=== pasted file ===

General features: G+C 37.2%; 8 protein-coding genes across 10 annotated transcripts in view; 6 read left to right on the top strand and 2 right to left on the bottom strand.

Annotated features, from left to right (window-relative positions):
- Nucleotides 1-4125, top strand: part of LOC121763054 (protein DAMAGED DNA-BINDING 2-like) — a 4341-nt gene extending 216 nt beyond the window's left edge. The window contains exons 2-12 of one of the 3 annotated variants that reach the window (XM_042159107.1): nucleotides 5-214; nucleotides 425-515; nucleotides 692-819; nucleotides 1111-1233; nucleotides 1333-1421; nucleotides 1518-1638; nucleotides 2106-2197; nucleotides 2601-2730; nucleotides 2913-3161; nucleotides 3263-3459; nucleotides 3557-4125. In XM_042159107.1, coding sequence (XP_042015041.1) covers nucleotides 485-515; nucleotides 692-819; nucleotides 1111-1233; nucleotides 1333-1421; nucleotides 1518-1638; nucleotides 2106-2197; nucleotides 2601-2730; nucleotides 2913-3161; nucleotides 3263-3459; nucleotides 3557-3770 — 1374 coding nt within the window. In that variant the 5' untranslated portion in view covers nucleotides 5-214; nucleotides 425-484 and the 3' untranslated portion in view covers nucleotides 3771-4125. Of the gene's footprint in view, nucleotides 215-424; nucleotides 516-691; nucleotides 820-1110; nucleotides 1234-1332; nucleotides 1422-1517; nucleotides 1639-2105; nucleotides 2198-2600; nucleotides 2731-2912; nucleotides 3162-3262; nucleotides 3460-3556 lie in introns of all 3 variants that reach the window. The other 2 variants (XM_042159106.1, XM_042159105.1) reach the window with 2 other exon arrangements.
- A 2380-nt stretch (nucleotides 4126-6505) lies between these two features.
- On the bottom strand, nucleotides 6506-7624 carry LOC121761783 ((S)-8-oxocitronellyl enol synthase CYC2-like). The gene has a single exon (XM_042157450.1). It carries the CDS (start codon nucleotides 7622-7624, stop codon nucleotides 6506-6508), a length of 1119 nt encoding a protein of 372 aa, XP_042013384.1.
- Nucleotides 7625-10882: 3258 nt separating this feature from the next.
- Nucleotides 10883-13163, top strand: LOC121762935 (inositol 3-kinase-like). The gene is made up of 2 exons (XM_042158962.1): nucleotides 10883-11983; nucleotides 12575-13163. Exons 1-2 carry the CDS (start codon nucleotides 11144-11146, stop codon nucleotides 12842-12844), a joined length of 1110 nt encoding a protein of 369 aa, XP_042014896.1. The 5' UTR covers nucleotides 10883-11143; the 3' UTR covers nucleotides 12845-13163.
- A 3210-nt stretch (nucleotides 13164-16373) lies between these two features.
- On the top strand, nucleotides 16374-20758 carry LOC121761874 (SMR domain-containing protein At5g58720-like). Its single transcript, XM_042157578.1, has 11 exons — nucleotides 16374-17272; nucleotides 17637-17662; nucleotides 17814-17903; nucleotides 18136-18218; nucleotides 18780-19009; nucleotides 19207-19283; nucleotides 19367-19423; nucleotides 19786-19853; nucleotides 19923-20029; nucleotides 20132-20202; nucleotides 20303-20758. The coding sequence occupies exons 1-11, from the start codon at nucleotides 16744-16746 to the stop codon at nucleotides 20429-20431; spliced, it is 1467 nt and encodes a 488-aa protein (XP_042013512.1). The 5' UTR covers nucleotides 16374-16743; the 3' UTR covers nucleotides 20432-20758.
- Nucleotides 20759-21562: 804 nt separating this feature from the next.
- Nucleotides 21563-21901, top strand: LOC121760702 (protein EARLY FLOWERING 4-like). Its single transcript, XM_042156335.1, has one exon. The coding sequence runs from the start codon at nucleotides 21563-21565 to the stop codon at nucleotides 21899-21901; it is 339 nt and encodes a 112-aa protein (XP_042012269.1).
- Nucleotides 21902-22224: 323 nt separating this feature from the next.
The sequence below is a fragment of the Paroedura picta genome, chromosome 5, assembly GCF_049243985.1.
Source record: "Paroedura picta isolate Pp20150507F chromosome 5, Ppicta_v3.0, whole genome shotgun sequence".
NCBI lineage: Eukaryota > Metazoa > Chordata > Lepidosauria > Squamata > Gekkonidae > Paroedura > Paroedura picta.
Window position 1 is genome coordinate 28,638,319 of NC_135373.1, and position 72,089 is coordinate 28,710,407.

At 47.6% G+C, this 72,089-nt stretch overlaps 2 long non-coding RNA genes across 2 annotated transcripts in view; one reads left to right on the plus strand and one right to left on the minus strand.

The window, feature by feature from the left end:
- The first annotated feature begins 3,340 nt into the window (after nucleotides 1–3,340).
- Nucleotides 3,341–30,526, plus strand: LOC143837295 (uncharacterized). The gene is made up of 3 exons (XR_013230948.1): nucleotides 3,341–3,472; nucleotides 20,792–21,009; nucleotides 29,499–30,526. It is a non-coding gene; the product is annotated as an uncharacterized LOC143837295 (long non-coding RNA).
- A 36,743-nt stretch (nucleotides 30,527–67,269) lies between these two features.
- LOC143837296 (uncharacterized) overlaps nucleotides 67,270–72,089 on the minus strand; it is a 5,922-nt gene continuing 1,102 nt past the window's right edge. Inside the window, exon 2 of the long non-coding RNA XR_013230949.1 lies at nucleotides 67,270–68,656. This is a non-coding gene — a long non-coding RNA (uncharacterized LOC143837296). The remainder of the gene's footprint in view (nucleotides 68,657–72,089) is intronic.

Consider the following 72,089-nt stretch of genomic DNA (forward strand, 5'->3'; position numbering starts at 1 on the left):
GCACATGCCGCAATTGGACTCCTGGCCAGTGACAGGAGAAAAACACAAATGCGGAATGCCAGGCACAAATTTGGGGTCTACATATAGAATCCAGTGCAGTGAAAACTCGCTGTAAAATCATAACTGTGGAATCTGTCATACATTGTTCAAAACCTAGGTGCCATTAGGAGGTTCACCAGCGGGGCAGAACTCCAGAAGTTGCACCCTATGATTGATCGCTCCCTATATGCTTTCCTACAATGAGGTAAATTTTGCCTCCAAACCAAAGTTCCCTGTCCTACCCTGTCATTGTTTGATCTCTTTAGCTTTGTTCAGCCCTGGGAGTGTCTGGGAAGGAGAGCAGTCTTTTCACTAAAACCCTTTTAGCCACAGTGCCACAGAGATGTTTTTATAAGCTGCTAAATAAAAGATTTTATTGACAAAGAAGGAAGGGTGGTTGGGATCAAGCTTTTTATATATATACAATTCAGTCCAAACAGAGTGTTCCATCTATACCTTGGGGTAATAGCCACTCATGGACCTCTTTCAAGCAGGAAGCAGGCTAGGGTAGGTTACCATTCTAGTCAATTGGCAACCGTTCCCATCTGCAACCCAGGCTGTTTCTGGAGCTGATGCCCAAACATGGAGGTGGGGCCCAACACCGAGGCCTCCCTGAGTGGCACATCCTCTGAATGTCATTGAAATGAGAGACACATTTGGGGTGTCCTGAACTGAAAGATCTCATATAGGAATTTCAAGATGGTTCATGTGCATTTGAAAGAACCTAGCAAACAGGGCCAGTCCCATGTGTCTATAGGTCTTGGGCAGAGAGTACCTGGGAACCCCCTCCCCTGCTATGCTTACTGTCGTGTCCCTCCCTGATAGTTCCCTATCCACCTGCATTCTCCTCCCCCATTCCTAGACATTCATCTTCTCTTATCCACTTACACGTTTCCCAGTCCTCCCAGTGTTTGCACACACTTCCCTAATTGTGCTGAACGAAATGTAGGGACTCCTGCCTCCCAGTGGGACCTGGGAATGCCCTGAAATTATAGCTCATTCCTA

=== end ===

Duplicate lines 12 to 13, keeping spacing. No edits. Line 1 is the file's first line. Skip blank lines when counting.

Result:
- Nucleotides 21902-22224: 323 nt separating this feature from the next.
The sequence below is a fragment of the Paroedura picta genome, chromosome 5, assembly GCF_049243985.1.